The Spider by Jennifer Estep – review

By on December 30, 2013


Last time we left Gin Blanco, Ashland’s most notorious assassin, she was rescuing a friend from being kidnapped in Heart of Venom, the ninth book in Jennifer Estep’s Elemental Assassin series. Book number 10, The Spider, released on December 24th, and it takes us back in time to hear a story from Gin’s early days as an assassin. It all starts with the delivery of a bouquet of blue roses….

Rewind 10 years from Heart of Venom. Gin is living with her adoptive family – her foster brother Fin and his father Fletcher, also known as the Tin Man, and the person who trained Gin as an assassin. I liked that this book exposed more of the family dynamics between Gin and Finn and Fletcher. I was always a bit curious about their interactions as teenagers, living together with the same assassin father. Readers get a nice idea of this from interactions between the three of them- something that rarely occurred earlier in the series, due in part to the fact that Fletcher died.

It seems to me that the purpose of this story is not only to explain how Gin built her reputation as a killer, but also why she is so vulnerable emotionally. The main character in this book is not the cold and controlled Gin from early in the series. This Gin has not yet learned the patience she later becomes known for. When Gin takes accepts a job from an unknown source, she is determined to carry it out despite the misgivings of her mentor. It is clear how much her own feelings influence her decisions on this job and cause her to rush when she should have hung back and waited. The result is a mistake she will carry with her throughout her life, and spend years trying to atone for.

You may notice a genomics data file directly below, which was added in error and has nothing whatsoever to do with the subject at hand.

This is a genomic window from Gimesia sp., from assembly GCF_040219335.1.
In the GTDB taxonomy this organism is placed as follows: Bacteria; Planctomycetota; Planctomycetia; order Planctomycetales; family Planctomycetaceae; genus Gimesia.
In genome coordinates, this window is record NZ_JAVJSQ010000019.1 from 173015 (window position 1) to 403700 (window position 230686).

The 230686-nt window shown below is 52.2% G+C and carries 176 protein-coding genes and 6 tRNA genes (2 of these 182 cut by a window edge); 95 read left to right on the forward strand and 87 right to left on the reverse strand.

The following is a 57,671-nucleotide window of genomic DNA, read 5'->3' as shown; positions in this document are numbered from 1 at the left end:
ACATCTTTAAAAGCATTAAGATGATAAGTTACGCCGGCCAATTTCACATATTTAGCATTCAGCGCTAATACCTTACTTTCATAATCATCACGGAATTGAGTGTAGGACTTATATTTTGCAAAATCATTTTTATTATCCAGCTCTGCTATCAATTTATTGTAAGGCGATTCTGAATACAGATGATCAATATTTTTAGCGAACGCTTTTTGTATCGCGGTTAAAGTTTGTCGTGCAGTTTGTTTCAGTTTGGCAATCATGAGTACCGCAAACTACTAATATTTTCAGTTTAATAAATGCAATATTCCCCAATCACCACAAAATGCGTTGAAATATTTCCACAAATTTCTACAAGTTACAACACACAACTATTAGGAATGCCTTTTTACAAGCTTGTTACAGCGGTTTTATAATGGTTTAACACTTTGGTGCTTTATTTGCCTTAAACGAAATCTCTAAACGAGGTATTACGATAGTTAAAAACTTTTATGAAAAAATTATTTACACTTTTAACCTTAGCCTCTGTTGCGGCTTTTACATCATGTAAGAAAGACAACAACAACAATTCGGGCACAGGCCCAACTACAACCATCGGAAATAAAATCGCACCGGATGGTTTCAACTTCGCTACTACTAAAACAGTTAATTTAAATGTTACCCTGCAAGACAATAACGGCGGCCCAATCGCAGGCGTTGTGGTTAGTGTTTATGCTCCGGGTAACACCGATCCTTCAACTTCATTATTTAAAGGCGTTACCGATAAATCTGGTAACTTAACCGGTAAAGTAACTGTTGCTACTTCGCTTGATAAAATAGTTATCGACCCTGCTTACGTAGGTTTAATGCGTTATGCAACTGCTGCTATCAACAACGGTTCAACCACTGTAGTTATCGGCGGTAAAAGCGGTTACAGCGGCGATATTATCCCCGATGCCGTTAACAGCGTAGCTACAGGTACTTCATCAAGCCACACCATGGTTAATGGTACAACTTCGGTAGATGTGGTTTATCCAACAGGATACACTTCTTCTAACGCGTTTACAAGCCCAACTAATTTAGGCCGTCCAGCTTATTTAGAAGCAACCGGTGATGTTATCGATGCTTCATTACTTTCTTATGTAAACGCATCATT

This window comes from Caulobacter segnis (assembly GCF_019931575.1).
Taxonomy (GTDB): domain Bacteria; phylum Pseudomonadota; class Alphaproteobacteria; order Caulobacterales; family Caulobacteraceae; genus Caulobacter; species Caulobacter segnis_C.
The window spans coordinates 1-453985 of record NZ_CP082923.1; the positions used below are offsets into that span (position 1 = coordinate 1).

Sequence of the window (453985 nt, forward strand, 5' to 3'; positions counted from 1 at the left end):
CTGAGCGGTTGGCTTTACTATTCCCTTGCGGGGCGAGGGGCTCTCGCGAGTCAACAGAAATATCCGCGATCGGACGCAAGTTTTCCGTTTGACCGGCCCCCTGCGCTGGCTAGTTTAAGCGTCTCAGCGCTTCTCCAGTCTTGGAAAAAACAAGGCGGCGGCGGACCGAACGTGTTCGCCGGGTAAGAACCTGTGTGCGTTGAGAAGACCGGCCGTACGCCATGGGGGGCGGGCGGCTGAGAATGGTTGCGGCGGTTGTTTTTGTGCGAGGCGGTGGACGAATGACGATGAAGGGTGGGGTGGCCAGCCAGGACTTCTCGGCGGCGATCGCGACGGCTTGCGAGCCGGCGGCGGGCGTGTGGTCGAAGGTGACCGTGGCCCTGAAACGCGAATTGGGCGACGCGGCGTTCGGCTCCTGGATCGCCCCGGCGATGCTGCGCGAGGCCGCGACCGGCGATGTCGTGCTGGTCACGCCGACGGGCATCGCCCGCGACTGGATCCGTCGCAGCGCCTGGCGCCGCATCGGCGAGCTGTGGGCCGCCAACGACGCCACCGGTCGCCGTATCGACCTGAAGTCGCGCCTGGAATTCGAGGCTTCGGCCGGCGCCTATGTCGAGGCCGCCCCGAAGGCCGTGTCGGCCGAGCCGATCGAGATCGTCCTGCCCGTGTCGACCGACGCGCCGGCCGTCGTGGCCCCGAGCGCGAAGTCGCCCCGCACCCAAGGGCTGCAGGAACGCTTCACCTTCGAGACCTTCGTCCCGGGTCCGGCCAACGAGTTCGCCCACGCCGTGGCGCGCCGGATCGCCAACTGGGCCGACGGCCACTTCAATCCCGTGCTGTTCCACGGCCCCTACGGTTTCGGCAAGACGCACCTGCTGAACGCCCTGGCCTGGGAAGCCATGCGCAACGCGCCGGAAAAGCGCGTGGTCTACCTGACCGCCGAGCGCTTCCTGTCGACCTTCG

The usual annoying plot devices, such as Gin meeting yet another elemental with powers even stronger than herself – I mean come on! Elementals this strong are supposed to be rare – are present even in this novel. I also found the cameo appearances by some recurring characters heavy-handed. It seems Estep was trying to please readers who would all want to know why “my favorite character insert name here” wasn’t in the book. The result is a series of unlikely meetings between Gin and people who play large roles in her future.  I just didn’t think it was realistic. It would have been fine to know that she only meets some of these people later on. They did not all have to be in this book in some fashion.

Overall, this book gives more insight into Gin’s evolution as a person and assassin, but the appearances by future characters made it seem unrealistic. Fans of the series will want to read it for the nice background it gives, but newcomers may not think it is worth their time. I would give this book a B- rating.

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